Another, the National Association of Life Underwriters, Washington, D.C., initiated a "Million Hour Pledge" of community service by affiliated chapters. They have exceeded their goal by 60 percent.

President Bush commended ASAE and its members on "a terrific job" developing opportunities for others. "The story of America has been the story of opportunity," Bush said, naming democratic pioneers from Thomas Paine to Rosa Parks. "But it doesn't end there, with these heroes from our past. There are the new American heroes of today, many of them in this room. And they, too, are inspired by pride, integrity, faith in the dignity of man, and courage . . . . It's called leadership by example.

"These modern visionaries are . . . propelling us into the next American century. Theirs is a movement . . .defined by what Thomas Jefferson called |the American mind' and what I've been calling |the American idea.' . . . It's a vision driven by the strength and power of the American Dream."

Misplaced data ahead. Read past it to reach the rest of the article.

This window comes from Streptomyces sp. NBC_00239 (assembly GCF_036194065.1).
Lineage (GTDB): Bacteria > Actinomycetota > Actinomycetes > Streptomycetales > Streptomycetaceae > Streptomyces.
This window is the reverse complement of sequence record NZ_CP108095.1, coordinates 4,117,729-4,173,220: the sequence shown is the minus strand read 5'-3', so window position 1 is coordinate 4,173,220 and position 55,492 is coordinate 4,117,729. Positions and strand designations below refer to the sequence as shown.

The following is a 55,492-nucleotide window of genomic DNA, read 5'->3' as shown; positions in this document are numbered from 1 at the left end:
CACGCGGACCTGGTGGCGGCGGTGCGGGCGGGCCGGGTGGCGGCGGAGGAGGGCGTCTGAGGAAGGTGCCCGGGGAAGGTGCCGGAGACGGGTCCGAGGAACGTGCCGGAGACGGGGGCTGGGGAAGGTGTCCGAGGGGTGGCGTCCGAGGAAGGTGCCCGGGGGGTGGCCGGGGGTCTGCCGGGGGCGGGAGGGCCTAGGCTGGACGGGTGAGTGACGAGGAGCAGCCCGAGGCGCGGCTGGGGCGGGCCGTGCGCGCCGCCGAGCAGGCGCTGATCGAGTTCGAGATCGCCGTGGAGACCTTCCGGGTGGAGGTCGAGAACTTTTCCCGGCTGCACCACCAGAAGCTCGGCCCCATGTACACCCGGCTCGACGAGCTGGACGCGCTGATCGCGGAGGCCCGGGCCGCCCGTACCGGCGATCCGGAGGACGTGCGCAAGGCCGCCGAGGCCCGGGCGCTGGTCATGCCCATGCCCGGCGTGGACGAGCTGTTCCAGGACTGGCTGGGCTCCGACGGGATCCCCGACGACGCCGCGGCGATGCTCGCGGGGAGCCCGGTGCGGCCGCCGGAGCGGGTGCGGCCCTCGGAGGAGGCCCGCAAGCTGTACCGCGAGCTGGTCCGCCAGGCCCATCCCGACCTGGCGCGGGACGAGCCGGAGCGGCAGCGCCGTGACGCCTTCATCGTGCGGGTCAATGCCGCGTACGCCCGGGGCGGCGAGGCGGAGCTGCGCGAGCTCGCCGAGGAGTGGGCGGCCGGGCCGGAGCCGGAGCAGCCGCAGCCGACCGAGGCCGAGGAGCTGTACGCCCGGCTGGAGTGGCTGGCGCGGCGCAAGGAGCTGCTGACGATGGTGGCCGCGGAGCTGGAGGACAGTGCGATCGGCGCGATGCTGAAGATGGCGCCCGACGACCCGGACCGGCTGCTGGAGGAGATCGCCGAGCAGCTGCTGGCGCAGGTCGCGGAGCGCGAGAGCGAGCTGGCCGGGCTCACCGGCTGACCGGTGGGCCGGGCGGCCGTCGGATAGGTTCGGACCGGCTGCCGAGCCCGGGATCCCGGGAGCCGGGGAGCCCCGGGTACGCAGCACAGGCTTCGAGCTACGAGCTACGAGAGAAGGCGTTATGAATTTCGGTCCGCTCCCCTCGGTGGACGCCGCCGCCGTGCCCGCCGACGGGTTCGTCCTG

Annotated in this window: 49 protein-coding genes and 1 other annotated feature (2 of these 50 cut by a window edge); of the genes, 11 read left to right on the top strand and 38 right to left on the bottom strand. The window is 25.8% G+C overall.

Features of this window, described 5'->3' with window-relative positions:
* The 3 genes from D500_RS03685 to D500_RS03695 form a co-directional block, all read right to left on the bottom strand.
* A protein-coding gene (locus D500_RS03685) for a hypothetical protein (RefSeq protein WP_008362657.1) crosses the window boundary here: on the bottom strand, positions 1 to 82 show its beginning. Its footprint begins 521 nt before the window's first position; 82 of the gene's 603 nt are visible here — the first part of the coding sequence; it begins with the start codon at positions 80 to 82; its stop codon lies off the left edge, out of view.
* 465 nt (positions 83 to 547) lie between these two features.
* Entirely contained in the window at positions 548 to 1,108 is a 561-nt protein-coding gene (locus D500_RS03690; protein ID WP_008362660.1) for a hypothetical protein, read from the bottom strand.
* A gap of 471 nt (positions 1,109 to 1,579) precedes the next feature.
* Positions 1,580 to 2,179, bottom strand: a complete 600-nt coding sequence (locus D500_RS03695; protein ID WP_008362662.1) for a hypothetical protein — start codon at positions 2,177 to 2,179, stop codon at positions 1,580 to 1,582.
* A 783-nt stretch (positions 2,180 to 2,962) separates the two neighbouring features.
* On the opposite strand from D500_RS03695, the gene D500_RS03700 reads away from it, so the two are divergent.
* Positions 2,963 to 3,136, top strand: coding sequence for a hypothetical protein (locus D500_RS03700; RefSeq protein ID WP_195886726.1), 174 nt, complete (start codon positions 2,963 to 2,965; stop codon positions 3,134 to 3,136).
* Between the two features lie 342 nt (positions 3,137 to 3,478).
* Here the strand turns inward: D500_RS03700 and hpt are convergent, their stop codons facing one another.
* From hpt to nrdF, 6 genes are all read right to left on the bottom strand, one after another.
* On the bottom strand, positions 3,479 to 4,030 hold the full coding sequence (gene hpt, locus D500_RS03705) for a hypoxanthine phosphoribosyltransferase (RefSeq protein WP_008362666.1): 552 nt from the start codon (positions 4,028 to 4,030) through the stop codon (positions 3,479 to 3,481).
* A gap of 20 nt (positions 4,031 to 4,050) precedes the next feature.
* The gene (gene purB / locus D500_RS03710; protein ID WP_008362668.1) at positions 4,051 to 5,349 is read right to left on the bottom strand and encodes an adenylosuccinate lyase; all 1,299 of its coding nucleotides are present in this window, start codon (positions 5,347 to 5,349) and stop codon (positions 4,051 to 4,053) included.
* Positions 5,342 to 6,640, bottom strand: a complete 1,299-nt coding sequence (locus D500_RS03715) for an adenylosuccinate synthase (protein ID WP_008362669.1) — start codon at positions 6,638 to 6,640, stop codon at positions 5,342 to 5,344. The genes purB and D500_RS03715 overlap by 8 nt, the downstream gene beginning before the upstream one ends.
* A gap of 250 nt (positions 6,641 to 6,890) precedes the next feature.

While many people in this country enjoy the fruits of opportunity, Bush lamented those for whom "America has not yet fulfilled the promise of equality of opportunity. We know who they are: They're the hopeless and the homeless, the friendless and the fearful, the unemployed and the underemployed, the ones who can't read, the ones who can't write. They are the ones who don't believe that they will ever share in the American Dream."